"Come on, Mike, let's go out," said Lyonel and half-dragging Microsoft out of the court room. They almost bumped into the guards who rushed in to cuff Celestro. 
"Mike," he called stertorously, "Mike!" 
Microsoft turned around to see the guards snatch Celestro by the arms on both sides of him.
"I'm sorry!" shouted Celestro. "I'm so sorry."
The words made Microsoft sick. Although said with as much pain as could possibly be put into the words, they had nothing in them, not even a sound, not even a hint of the intonation or a shade of despair and anguish, that could redeem even a modicum of what had been done. 
Microsoft let Lyonel push himself out of the room and into the hands of Arone, who had appeared out of nowhere and thrown her arms around him. She buried her wet face against his collarbone and shook. Microsoft stood still with his cuffed hands pressed against his wife's stomach. He didn't feel relief, he didn't feel comforted, he didn't feel anything at all as if his heart had been taken out. Only one desire burned inside the emptiness of his chest: to be left alone.

среда, 4 сентября 2013 г.

DISINTEGRATION Chapter XXIV The Last Day

DISINTEGRATION

Chapter XXIV

The Last Day

As soon as the opening dispersed, Microsoft made a dart for the window and punched it so hard with both hands that it would have shattered to pieces, had it been breakable. He put his head to the cool pane and watched threads of rain racing each other down the window. A soft tap on the shoulder made him jump and almost triggered another fit of anger, but it was Lyonel. Microsoft breathed out, embarrassed by his own temper.
"Well?" he asked. "How did I do?"
"You did you best," said Lyonel with an encouraging nod. "There is no talking sense into the man. Like you said, he is a coward. Blaming everything on a fugitive criminal may be clever and logical, but I doubt he'll miss a chance to pin the whole thing on you. We could try to lock him up for forgery, but he'll probably bail himself out before the judge says 'guilty'."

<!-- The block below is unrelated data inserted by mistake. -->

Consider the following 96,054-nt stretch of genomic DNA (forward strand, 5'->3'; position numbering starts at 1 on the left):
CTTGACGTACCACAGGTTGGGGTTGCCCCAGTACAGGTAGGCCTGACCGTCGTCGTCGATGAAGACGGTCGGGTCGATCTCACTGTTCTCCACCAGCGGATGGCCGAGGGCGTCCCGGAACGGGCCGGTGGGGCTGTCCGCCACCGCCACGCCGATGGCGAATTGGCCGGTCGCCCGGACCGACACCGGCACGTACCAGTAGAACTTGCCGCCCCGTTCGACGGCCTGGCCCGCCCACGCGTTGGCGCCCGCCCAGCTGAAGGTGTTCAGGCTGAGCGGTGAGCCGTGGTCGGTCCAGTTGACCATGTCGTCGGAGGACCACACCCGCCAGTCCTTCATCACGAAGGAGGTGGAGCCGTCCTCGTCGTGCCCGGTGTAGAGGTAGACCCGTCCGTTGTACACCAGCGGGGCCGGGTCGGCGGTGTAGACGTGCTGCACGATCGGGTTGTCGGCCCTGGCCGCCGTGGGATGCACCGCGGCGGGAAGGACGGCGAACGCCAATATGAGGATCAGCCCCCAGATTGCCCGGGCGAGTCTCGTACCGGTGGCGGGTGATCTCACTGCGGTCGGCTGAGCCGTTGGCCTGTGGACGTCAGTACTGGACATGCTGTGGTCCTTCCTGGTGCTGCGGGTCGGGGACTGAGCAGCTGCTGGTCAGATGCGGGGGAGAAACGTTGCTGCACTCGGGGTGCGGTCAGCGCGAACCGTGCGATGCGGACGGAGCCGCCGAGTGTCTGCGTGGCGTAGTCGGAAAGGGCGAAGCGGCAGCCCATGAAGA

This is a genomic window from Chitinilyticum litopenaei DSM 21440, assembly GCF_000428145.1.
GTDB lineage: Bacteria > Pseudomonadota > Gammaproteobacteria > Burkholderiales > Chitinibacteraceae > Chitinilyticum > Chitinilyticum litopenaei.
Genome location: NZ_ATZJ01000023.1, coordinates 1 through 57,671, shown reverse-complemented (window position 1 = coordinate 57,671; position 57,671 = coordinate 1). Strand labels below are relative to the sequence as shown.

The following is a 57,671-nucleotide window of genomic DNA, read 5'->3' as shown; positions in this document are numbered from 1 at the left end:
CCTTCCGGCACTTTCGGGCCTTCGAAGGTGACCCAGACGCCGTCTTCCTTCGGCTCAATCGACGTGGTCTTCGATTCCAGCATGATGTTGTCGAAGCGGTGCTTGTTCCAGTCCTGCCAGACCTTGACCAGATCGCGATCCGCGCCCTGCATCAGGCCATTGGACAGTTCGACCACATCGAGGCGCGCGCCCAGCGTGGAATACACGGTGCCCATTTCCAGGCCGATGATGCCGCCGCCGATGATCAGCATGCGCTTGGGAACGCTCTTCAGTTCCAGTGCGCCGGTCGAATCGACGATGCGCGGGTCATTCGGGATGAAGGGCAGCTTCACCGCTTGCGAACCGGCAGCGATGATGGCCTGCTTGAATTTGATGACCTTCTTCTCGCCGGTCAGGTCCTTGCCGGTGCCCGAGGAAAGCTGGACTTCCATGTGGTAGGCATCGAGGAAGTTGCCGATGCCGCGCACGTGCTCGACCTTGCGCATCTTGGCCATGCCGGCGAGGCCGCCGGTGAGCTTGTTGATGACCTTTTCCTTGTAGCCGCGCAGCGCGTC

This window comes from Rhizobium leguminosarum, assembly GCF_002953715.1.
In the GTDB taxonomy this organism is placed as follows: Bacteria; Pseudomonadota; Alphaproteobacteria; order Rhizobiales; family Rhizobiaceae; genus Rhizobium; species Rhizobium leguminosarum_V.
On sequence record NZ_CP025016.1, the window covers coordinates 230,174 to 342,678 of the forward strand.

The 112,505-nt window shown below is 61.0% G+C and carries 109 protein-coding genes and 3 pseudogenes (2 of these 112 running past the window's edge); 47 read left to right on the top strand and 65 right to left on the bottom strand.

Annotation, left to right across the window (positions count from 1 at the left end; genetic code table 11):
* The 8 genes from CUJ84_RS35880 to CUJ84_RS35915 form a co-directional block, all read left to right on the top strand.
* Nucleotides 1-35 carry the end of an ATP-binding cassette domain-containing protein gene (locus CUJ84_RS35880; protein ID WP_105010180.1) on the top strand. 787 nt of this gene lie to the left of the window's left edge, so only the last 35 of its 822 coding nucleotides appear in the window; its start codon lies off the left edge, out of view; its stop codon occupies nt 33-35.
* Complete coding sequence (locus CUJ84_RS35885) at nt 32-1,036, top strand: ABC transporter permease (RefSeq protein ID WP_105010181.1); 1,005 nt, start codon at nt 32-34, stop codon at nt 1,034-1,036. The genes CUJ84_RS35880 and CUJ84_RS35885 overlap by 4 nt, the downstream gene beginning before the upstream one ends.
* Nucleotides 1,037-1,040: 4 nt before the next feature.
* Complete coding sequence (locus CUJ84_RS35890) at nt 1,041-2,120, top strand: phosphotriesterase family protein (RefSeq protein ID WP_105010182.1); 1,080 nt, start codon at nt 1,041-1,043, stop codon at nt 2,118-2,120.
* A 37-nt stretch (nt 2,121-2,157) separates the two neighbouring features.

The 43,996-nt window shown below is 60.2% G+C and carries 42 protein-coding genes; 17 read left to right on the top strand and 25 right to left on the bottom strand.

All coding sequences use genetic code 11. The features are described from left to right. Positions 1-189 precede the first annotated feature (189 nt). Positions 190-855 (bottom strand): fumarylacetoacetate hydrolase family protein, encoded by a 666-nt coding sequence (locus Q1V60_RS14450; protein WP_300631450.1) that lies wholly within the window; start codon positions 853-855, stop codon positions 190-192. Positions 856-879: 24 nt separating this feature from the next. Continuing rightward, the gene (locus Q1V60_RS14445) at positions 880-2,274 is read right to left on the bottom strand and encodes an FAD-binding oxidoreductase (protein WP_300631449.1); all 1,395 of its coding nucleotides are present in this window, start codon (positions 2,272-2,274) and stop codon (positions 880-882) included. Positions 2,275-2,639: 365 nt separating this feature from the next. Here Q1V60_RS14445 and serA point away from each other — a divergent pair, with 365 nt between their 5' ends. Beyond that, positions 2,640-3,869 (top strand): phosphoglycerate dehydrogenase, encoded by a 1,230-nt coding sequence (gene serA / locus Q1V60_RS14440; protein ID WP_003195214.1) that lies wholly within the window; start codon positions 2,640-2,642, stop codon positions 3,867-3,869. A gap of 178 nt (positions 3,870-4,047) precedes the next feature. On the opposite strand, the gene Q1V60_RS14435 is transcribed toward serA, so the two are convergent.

"Any progress with Ford?"
"Ford is wrecked. He gave us all he knew, but it's hard. He's not exactly a chatbox at the moment. And for the most part it's just words. What we lack is facts. However," Lyonel stressed the last word. "The truth is on our side. Everything put together, your innocence is the most obvious conclusion."
"Too bad the evidence doesn't agree with you." There was a bit too much bitterness in Microsoft's voice that he'd meant to have.
"Not all evidence."
"Look, Lyonel, I appreciate your optimism, but once you've opened a jar of worms, there's no amount of cream you put on top that would make me eat them."
"Optimism's all we got," said Lyonel, but Microsoft was already walking away.

"All rise!" cut through Microsoft's head and he winced. He thought two weeks of trial would get him used to hear the sharp voice of the court clerk piercing his head from the inside, but it only got worse. He looked down at his handcuffs that writhed around his wrists like an electric eel and wished again he had his SC on. The sound transmission through handcuffs was horrible. Besides, every time the clerk spoke, his wrists burned, and pain pierced his head like a needle.